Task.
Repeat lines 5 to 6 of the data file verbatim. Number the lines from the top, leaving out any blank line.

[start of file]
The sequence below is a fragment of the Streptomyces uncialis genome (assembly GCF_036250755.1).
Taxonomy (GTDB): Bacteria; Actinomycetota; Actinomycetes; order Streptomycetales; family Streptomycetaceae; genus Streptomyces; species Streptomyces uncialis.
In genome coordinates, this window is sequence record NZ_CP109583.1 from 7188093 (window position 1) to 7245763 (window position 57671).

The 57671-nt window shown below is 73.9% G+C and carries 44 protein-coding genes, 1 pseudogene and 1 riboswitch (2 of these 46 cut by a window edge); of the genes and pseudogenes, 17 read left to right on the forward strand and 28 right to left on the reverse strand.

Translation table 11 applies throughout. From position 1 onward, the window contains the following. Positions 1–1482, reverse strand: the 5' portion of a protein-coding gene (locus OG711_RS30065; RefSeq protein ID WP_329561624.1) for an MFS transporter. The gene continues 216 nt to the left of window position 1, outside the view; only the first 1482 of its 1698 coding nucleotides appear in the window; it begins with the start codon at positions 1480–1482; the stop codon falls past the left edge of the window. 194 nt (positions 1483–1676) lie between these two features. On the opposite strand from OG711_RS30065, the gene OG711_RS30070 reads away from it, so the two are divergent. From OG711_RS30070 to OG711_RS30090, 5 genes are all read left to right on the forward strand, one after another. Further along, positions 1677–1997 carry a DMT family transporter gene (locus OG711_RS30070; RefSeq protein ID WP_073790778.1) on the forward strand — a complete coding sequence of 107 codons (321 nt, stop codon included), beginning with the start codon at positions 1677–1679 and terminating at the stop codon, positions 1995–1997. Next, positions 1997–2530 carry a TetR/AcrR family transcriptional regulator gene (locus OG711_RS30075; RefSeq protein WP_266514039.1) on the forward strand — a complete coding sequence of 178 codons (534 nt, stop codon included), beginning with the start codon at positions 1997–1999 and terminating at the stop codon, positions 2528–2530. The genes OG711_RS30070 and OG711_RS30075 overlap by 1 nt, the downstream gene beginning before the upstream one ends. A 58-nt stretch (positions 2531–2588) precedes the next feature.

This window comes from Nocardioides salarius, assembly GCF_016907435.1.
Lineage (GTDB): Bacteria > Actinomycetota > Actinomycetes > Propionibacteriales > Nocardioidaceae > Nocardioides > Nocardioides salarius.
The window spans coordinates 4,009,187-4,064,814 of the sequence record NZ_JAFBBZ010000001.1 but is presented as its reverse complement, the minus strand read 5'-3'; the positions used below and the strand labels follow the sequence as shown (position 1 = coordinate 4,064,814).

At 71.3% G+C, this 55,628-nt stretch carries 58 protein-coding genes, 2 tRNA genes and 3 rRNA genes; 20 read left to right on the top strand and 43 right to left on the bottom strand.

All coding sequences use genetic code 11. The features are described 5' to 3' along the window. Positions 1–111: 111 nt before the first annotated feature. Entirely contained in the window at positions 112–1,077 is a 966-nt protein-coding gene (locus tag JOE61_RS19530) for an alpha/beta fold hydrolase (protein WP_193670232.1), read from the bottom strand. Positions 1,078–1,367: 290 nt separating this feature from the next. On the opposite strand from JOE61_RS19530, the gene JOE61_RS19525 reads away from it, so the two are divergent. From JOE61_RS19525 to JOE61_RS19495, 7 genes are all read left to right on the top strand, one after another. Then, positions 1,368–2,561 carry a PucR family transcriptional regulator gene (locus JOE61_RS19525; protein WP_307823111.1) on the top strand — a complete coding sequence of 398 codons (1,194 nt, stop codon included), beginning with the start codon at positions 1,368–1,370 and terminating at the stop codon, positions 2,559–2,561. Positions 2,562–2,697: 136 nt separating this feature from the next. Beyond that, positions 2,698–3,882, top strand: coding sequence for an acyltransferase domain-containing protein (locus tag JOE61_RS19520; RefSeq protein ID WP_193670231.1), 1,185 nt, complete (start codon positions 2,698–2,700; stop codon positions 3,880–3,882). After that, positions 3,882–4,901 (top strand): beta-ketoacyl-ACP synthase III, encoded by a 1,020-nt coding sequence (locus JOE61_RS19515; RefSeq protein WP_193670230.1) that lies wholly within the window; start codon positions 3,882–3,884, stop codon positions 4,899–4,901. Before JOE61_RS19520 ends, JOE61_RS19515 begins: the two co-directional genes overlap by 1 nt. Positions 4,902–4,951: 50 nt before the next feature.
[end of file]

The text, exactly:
Translation table 11 applies throughout. From position 1 onward, the window contains the following. Positions 1–1482, reverse strand: the 5' portion of a protein-coding gene (locus OG711_RS30065; RefSeq protein ID WP_329561624.1) for an MFS transporter. The gene continues 216 nt to the left of window position 1, outside the view; only the first 1482 of its 1698 coding nucleotides appear in the window; it begins with the start codon at positions 1480–1482; the stop codon falls past the left edge of the window. 194 nt (positions 1483–1676) lie between these two features. On the opposite strand from OG711_RS30065, the gene OG711_RS30070 reads away from it, so the two are divergent. From OG711_RS30070 to OG711_RS30090, 5 genes are all read left to right on the forward strand, one after another. Further along, positions 1677–1997 carry a DMT family transporter gene (locus OG711_RS30070; RefSeq protein ID WP_073790778.1) on the forward strand — a complete coding sequence of 107 codons (321 nt, stop codon included), beginning with the start codon at positions 1677–1679 and terminating at the stop codon, positions 1995–1997. Next, positions 1997–2530 carry a TetR/AcrR family transcriptional regulator gene (locus OG711_RS30075; RefSeq protein WP_266514039.1) on the forward strand — a complete coding sequence of 178 codons (534 nt, stop codon included), beginning with the start codon at positions 1997–1999 and terminating at the stop codon, positions 2528–2530. The genes OG711_RS30070 and OG711_RS30075 overlap by 1 nt, the downstream gene beginning before the upstream one ends. A 58-nt stretch (positions 2531–2588) precedes the next feature.

This window comes from Nocardioides salarius, assembly GCF_016907435.1.